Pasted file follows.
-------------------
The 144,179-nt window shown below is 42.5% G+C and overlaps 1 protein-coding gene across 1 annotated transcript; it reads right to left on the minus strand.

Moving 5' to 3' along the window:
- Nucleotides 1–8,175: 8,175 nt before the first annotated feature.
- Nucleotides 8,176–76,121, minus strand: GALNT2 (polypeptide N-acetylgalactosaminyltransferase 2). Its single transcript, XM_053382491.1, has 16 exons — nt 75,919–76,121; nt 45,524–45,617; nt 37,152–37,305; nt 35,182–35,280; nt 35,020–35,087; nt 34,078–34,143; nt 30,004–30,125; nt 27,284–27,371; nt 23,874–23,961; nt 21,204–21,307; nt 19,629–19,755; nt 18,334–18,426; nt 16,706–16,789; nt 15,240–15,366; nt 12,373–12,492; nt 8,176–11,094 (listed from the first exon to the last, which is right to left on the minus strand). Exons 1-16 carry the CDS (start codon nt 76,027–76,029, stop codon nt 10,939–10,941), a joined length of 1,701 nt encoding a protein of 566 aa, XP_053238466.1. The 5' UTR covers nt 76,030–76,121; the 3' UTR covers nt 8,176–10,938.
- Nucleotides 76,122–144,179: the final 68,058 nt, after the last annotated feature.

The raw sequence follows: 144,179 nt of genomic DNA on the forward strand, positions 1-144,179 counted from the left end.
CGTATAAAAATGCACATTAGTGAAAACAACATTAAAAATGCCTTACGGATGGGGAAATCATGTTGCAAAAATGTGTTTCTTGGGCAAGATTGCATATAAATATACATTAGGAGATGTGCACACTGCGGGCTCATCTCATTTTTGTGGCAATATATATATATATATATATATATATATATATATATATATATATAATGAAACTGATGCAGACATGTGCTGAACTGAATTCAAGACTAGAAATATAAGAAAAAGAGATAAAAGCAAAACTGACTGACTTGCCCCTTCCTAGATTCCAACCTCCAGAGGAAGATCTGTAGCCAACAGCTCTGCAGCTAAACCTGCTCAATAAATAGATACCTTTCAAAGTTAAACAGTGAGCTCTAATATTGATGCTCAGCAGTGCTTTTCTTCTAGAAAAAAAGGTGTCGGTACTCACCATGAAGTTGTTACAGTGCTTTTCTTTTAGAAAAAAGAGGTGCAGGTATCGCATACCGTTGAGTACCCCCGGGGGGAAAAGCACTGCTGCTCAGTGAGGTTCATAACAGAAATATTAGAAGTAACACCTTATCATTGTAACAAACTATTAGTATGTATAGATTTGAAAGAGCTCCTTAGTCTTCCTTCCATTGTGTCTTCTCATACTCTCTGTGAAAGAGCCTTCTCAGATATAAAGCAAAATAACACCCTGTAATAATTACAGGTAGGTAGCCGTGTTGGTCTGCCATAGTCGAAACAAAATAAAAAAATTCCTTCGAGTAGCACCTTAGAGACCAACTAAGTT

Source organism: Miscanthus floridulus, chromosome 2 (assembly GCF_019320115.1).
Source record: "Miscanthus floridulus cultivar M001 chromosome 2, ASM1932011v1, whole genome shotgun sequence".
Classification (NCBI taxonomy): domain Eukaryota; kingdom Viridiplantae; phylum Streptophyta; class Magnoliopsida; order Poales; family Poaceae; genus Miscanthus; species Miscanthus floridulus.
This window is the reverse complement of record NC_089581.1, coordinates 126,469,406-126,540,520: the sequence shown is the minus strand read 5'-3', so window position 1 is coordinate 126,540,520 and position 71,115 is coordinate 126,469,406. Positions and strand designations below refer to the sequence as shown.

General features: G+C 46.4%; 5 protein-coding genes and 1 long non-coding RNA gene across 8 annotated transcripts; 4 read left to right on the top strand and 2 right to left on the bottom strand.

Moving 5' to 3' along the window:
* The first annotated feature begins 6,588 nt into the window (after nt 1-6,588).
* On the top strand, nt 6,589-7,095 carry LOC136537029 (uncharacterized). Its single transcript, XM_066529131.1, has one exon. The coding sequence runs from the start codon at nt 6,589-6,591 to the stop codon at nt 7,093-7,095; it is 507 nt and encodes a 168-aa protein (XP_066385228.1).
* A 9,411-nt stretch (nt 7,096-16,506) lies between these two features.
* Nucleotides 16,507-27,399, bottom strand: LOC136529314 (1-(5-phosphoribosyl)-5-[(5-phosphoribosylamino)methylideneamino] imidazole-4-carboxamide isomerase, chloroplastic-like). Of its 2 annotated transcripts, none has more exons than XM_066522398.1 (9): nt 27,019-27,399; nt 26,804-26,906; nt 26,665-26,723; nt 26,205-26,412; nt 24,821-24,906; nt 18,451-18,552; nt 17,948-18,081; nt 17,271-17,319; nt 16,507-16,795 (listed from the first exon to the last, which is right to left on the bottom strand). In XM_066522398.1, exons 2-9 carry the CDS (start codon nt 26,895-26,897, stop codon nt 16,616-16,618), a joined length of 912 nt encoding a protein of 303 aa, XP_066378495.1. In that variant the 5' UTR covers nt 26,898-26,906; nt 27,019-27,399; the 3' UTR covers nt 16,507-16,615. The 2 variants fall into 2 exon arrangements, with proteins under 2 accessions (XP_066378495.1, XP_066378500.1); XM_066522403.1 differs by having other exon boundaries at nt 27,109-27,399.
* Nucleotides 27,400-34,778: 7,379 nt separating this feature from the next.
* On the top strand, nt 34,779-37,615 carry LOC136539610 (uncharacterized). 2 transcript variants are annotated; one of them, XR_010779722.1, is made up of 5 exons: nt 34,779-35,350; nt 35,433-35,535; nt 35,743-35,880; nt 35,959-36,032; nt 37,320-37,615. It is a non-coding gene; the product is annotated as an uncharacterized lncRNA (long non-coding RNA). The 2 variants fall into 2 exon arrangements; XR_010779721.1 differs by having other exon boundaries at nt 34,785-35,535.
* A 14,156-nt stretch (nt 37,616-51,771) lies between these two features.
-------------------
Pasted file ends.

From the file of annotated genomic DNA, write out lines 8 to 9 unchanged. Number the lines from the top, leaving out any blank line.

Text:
Source organism: Miscanthus floridulus, chromosome 2 (assembly GCF_019320115.1).
Source record: "Miscanthus floridulus cultivar M001 chromosome 2, ASM1932011v1, whole genome shotgun sequence".